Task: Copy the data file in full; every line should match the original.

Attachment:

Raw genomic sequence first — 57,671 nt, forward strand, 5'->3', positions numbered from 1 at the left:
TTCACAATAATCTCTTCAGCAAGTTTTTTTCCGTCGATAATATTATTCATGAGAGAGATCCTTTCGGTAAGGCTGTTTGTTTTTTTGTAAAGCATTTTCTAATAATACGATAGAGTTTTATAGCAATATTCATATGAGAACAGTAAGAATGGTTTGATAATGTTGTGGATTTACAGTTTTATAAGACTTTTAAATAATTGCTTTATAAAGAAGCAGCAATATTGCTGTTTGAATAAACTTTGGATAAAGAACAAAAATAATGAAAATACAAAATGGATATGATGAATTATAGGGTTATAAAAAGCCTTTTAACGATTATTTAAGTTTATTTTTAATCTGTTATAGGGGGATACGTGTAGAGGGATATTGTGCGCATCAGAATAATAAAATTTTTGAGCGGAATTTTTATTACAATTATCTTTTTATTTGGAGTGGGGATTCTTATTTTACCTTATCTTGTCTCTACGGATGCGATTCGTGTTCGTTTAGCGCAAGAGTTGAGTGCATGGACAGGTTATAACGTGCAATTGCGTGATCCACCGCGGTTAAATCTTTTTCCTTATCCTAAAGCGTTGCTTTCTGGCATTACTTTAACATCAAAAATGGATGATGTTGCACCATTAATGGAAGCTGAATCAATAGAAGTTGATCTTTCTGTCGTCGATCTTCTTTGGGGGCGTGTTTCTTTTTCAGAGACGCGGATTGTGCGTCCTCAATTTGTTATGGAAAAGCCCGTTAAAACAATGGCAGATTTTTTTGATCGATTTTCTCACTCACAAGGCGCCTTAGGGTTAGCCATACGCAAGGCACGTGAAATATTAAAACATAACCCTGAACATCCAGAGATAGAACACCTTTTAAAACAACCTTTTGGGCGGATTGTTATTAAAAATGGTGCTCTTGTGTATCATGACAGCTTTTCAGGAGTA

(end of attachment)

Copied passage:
Raw genomic sequence first — 57,671 nt, forward strand, 5'->3', positions numbered from 1 at the left:
TTCACAATAATCTCTTCAGCAAGTTTTTTTCCGTCGATAATATTATTCATGAGAGAGATCCTTTCGGTAAGGCTGTTTGTTTTTTTGTAAAGCATTTTCTAATAATACGATAGAGTTTTATAGCAATATTCATATGAGAACAGTAAGAATGGTTTGATAATGTTGTGGATTTACAGTTTTATAAGACTTTTAAATAATTGCTTTATAAAGAAGCAGCAATATTGCTGTTTGAATAAACTTTGGATAAAGAACAAAAATAATGAAAATACAAAATGGATATGATGAATTATAGGGTTATAAAAAGCCTTTTAACGATTATTTAAGTTTATTTTTAATCTGTTATAGGGGGATACGTGTAGAGGGATATTGTGCGCATCAGAATAATAAAATTTTTGAGCGGAATTTTTATTACAATTATCTTTTTATTTGGAGTGGGGATTCTTATTTTACCTTATCTTGTCTCTACGGATGCGATTCGTGTTCGTTTAGCGCAAGAGTTGAGTGCATGGACAGGTTATAACGTGCAATTGCGTGATCCACCGCGGTTAAATCTTTTTCCTTATCCTAAAGCGTTGCTTTCTGGCATTACTTTAACATCAAAAATGGATGATGTTGCACCATTAATGGAAGCTGAATCAATAGAAGTTGATCTTTCTGTCGTCGATCTTCTTTGGGGGCGTGTTTCTTTTTCAGAGACGCGGATTGTGCGTCCTCAATTTGTTATGGAAAAGCCCGTTAAAACAATGGCAGATTTTTTTGATCGATTTTCTCACTCACAAGGCGCCTTAGGGTTAGCCATACGCAAGGCACGTGAAATATTAAAACATAACCCTGAACATCCAGAGATAGAACACCTTTTAAAACAACCTTTTGGGCGGATTGTTATTAAAAATGGTGCTCTTGTGTATCATGACAGCTTTTCAGGAGTA